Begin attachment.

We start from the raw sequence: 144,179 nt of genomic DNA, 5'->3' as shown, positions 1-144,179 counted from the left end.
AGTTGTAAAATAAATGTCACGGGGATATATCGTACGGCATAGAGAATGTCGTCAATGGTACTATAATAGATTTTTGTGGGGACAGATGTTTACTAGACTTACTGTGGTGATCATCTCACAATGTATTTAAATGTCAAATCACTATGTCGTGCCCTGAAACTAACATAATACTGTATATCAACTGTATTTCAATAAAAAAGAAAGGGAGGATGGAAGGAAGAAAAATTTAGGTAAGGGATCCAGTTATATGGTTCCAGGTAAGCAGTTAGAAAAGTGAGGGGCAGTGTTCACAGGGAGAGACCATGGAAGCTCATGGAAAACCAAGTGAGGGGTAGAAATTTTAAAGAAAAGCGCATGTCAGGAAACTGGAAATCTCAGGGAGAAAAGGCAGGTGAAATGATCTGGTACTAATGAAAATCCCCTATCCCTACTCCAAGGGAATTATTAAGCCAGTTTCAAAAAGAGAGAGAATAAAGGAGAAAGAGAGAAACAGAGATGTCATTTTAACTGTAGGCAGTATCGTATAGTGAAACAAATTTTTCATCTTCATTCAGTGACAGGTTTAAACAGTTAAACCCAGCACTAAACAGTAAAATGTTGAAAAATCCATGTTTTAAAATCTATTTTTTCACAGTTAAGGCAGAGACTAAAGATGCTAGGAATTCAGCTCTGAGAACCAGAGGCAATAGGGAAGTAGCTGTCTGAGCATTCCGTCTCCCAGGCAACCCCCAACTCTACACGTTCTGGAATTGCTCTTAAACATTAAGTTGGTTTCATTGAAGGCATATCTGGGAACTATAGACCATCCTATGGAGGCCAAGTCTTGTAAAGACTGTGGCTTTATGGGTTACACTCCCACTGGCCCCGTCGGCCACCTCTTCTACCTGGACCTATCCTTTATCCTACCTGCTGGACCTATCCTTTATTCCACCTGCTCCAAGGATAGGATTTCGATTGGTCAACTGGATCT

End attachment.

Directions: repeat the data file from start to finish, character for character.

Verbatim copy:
We start from the raw sequence: 144,179 nt of genomic DNA, 5'->3' as shown, positions 1-144,179 counted from the left end.
AGTTGTAAAATAAATGTCACGGGGATATATCGTACGGCATAGAGAATGTCGTCAATGGTACTATAATAGATTTTTGTGGGGACAGATGTTTACTAGACTTACTGTGGTGATCATCTCACAATGTATTTAAATGTCAAATCACTATGTCGTGCCCTGAAACTAACATAATACTGTATATCAACTGTATTTCAATAAAAAAGAAAGGGAGGATGGAAGGAAGAAAAATTTAGGTAAGGGATCCAGTTATATGGTTCCAGGTAAGCAGTTAGAAAAGTGAGGGGCAGTGTTCACAGGGAGAGACCATGGAAGCTCATGGAAAACCAAGTGAGGGGTAGAAATTTTAAAGAAAAGCGCATGTCAGGAAACTGGAAATCTCAGGGAGAAAAGGCAGGTGAAATGATCTGGTACTAATGAAAATCCCCTATCCCTACTCCAAGGGAATTATTAAGCCAGTTTCAAAAAGAGAGAGAATAAAGGAGAAAGAGAGAAACAGAGATGTCATTTTAACTGTAGGCAGTATCGTATAGTGAAACAAATTTTTCATCTTCATTCAGTGACAGGTTTAAACAGTTAAACCCAGCACTAAACAGTAAAATGTTGAAAAATCCATGTTTTAAAATCTATTTTTTCACAGTTAAGGCAGAGACTAAAGATGCTAGGAATTCAGCTCTGAGAACCAGAGGCAATAGGGAAGTAGCTGTCTGAGCATTCCGTCTCCCAGGCAACCCCCAACTCTACACGTTCTGGAATTGCTCTTAAACATTAAGTTGGTTTCATTGAAGGCATATCTGGGAACTATAGACCATCCTATGGAGGCCAAGTCTTGTAAAGACTGTGGCTTTATGGGTTACACTCCCACTGGCCCCGTCGGCCACCTCTTCTACCTGGACCTATCCTTTATCCTACCTGCTGGACCTATCCTTTATTCCACCTGCTCCAAGGATAGGATTTCGATTGGTCAACTGGATCT